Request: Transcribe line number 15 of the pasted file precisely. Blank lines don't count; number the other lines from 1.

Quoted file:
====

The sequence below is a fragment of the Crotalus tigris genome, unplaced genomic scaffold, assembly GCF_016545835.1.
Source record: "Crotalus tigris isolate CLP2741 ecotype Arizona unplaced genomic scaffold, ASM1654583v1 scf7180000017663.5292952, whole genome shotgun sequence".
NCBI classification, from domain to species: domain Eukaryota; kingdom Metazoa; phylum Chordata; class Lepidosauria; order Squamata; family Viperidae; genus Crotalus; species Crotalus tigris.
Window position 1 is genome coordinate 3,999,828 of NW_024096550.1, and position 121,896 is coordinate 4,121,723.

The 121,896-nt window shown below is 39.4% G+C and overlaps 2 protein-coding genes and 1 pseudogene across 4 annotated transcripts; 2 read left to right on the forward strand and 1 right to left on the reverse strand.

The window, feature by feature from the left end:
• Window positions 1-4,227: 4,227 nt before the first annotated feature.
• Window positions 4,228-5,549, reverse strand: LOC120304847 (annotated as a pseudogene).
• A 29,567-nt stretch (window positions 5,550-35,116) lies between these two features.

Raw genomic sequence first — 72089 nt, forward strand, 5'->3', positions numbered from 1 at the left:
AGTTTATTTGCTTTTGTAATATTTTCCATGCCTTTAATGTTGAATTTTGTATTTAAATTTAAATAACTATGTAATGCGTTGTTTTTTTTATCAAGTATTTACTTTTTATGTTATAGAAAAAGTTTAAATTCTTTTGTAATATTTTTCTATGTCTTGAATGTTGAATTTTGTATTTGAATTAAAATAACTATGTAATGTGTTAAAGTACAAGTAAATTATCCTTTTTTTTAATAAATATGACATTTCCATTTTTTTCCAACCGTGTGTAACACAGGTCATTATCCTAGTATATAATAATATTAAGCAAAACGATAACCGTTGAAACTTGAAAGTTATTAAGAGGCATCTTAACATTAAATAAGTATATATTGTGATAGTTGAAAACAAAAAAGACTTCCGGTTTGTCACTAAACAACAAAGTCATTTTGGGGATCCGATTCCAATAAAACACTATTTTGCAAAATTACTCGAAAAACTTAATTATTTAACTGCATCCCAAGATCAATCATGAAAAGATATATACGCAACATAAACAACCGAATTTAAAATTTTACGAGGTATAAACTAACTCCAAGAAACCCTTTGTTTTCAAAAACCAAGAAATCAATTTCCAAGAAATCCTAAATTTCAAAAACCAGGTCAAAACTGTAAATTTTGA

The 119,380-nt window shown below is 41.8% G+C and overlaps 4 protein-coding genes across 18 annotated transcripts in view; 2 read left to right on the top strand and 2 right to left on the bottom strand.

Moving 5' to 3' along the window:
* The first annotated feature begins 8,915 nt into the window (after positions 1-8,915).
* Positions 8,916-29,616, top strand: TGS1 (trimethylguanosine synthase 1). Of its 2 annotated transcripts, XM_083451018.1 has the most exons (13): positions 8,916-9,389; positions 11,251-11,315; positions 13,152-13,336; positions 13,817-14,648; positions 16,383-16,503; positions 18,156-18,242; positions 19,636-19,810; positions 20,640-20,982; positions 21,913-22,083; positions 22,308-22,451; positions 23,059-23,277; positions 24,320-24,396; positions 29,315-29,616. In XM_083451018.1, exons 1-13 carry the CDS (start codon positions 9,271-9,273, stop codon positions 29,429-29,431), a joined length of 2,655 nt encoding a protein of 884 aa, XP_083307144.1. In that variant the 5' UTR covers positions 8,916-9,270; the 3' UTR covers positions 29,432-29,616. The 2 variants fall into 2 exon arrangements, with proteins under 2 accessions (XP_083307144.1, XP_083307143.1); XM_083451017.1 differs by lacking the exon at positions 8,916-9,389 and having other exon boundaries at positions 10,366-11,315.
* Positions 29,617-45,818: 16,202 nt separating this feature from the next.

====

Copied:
* Positions 8,916-29,616, top strand: TGS1 (trimethylguanosine synthase 1). Of its 2 annotated transcripts, XM_083451018.1 has the most exons (13): positions 8,916-9,389; positions 11,251-11,315; positions 13,152-13,336; positions 13,817-14,648; positions 16,383-16,503; positions 18,156-18,242; positions 19,636-19,810; positions 20,640-20,982; positions 21,913-22,083; positions 22,308-22,451; positions 23,059-23,277; positions 24,320-24,396; positions 29,315-29,616. In XM_083451018.1, exons 1-13 carry the CDS (start codon positions 9,271-9,273, stop codon positions 29,429-29,431), a joined length of 2,655 nt encoding a protein of 884 aa, XP_083307144.1. In that variant the 5' UTR covers positions 8,916-9,270; the 3' UTR covers positions 29,432-29,616. The 2 variants fall into 2 exon arrangements, with proteins under 2 accessions (XP_083307144.1, XP_083307143.1); XM_083451017.1 differs by lacking the exon at positions 8,916-9,389 and having other exon boundaries at positions 10,366-11,315.